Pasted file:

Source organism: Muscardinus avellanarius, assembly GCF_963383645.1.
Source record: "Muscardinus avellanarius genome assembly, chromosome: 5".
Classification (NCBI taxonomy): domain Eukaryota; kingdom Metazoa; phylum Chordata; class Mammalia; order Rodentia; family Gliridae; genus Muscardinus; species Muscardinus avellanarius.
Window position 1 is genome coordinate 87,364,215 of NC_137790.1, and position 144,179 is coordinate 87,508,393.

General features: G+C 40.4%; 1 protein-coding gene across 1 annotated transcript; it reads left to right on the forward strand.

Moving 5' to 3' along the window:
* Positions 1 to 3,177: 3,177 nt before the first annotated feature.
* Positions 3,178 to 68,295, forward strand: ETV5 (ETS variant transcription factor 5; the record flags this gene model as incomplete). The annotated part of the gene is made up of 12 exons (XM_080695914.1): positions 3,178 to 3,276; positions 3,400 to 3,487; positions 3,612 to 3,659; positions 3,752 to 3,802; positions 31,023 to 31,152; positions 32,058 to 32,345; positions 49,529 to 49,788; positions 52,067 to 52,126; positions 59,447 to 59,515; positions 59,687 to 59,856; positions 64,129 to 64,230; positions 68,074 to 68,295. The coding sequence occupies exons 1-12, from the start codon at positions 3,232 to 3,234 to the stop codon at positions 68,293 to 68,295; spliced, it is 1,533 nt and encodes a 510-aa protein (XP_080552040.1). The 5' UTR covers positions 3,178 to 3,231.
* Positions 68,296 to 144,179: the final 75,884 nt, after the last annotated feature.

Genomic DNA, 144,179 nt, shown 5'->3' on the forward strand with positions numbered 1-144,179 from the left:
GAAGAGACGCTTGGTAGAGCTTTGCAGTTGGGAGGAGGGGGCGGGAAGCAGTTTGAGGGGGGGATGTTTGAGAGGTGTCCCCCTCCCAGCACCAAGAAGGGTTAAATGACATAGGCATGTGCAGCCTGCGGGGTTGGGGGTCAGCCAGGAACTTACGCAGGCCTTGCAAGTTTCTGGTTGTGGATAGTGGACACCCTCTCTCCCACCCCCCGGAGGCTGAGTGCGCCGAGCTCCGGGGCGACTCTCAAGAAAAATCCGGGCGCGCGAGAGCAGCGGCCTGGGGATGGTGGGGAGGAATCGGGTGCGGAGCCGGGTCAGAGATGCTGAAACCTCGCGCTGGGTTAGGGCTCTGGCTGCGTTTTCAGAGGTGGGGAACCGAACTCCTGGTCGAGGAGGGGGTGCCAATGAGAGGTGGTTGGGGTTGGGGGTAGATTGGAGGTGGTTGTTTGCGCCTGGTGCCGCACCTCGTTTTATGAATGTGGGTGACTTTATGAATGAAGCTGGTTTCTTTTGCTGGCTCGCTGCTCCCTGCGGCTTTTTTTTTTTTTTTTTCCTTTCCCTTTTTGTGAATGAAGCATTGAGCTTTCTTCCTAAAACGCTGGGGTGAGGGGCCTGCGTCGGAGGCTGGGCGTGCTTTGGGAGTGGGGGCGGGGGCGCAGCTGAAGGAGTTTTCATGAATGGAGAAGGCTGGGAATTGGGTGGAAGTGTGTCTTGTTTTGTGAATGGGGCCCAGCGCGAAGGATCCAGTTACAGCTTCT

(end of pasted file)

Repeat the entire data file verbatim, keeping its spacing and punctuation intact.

Source organism: Muscardinus avellanarius, assembly GCF_963383645.1.
Source record: "Muscardinus avellanarius genome assembly, chromosome: 5".
Classification (NCBI taxonomy): domain Eukaryota; kingdom Metazoa; phylum Chordata; class Mammalia; order Rodentia; family Gliridae; genus Muscardinus; species Muscardinus avellanarius.
Window position 1 is genome coordinate 87,364,215 of NC_137790.1, and position 144,179 is coordinate 87,508,393.

General features: G+C 40.4%; 1 protein-coding gene across 1 annotated transcript; it reads left to right on the forward strand.

Moving 5' to 3' along the window:
* Positions 1 to 3,177: 3,177 nt before the first annotated feature.
* Positions 3,178 to 68,295, forward strand: ETV5 (ETS variant transcription factor 5; the record flags this gene model as incomplete). The annotated part of the gene is made up of 12 exons (XM_080695914.1): positions 3,178 to 3,276; positions 3,400 to 3,487; positions 3,612 to 3,659; positions 3,752 to 3,802; positions 31,023 to 31,152; positions 32,058 to 32,345; positions 49,529 to 49,788; positions 52,067 to 52,126; positions 59,447 to 59,515; positions 59,687 to 59,856; positions 64,129 to 64,230; positions 68,074 to 68,295. The coding sequence occupies exons 1-12, from the start codon at positions 3,232 to 3,234 to the stop codon at positions 68,293 to 68,295; spliced, it is 1,533 nt and encodes a 510-aa protein (XP_080552040.1). The 5' UTR covers positions 3,178 to 3,231.
* Positions 68,296 to 144,179: the final 75,884 nt, after the last annotated feature.

Genomic DNA, 144,179 nt, shown 5'->3' on the forward strand with positions numbered 1-144,179 from the left:
GAAGAGACGCTTGGTAGAGCTTTGCAGTTGGGAGGAGGGGGCGGGAAGCAGTTTGAGGGGGGGATGTTTGAGAGGTGTCCCCCTCCCAGCACCAAGAAGGGTTAAATGACATAGGCATGTGCAGCCTGCGGGGTTGGGGGTCAGCCAGGAACTTACGCAGGCCTTGCAAGTTTCTGGTTGTGGATAGTGGACACCCTCTCTCCCACCCCCCGGAGGCTGAGTGCGCCGAGCTCCGGGGCGACTCTCAAGAAAAATCCGGGCGCGCGAGAGCAGCGGCCTGGGGATGGTGGGGAGGAATCGGGTGCGGAGCCGGGTCAGAGATGCTGAAACCTCGCGCTGGGTTAGGGCTCTGGCTGCGTTTTCAGAGGTGGGGAACCGAACTCCTGGTCGAGGAGGGGGTGCCAATGAGAGGTGGTTGGGGTTGGGGGTAGATTGGAGGTGGTTGTTTGCGCCTGGTGCCGCACCTCGTTTTATGAATGTGGGTGACTTTATGAATGAAGCTGGTTTCTTTTGCTGGCTCGCTGCTCCCTGCGGCTTTTTTTTTTTTTTTTTCCTTTCCCTTTTTGTGAATGAAGCATTGAGCTTTCTTCCTAAAACGCTGGGGTGAGGGGCCTGCGTCGGAGGCTGGGCGTGCTTTGGGAGTGGGGGCGGGGGCGCAGCTGAAGGAGTTTTCATGAATGGAGAAGGCTGGGAATTGGGTGGAAGTGTGTCTTGTTTTGTGAATGGGGCCCAGCGCGAAGGATCCAGTTACAGCTTCT